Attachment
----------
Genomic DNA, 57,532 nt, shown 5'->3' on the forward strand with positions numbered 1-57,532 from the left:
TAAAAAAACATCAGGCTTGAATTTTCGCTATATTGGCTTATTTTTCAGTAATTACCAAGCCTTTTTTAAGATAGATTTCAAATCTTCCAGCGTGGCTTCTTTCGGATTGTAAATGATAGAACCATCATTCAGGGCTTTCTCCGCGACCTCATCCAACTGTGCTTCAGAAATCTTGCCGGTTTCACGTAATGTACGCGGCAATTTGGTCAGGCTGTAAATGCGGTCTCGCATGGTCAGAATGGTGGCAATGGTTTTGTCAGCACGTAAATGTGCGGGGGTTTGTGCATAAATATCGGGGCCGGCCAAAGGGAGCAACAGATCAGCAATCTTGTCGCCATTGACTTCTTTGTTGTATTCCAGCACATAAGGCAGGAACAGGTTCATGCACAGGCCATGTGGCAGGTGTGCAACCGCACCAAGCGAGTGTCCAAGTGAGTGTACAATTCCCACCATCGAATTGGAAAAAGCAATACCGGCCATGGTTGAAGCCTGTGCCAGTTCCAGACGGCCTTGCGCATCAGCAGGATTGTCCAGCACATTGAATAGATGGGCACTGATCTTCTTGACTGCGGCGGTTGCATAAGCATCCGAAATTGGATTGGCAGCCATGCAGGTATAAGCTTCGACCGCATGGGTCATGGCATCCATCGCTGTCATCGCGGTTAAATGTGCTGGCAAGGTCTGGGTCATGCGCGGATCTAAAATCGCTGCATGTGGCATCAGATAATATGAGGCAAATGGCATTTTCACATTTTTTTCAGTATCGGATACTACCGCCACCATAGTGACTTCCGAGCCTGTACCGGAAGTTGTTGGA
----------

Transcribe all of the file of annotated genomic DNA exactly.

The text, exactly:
Genomic DNA, 57,532 nt, shown 5'->3' on the forward strand with positions numbered 1-57,532 from the left:
TAAAAAAACATCAGGCTTGAATTTTCGCTATATTGGCTTATTTTTCAGTAATTACCAAGCCTTTTTTAAGATAGATTTCAAATCTTCCAGCGTGGCTTCTTTCGGATTGTAAATGATAGAACCATCATTCAGGGCTTTCTCCGCGACCTCATCCAACTGTGCTTCAGAAATCTTGCCGGTTTCACGTAATGTACGCGGCAATTTGGTCAGGCTGTAAATGCGGTCTCGCATGGTCAGAATGGTGGCAATGGTTTTGTCAGCACGTAAATGTGCGGGGGTTTGTGCATAAATATCGGGGCCGGCCAAAGGGAGCAACAGATCAGCAATCTTGTCGCCATTGACTTCTTTGTTGTATTCCAGCACATAAGGCAGGAACAGGTTCATGCACAGGCCATGTGGCAGGTGTGCAACCGCACCAAGCGAGTGTCCAAGTGAGTGTACAATTCCCACCATCGAATTGGAAAAAGCAATACCGGCCATGGTTGAAGCCTGTGCCAGTTCCAGACGGCCTTGCGCATCAGCAGGATTGTCCAGCACATTGAATAGATGGGCACTGATCTTCTTGACTGCGGCGGTTGCATAAGCATCCGAAATTGGATTGGCAGCCATGCAGGTATAAGCTTCGACCGCATGGGTCATGGCATCCATCGCTGTCATCGCGGTTAAATGTGCTGGCAAGGTCTGGGTCATGCGCGGATCTAAAATCGCTGCATGTGGCATCAGATAATATGAGGCAAATGGCATTTTCACATTTTTTTCAGTATCGGATACTACCGCCACCATAGTGACTTCCGAGCCTGTACCGGAAGTTGTTGGA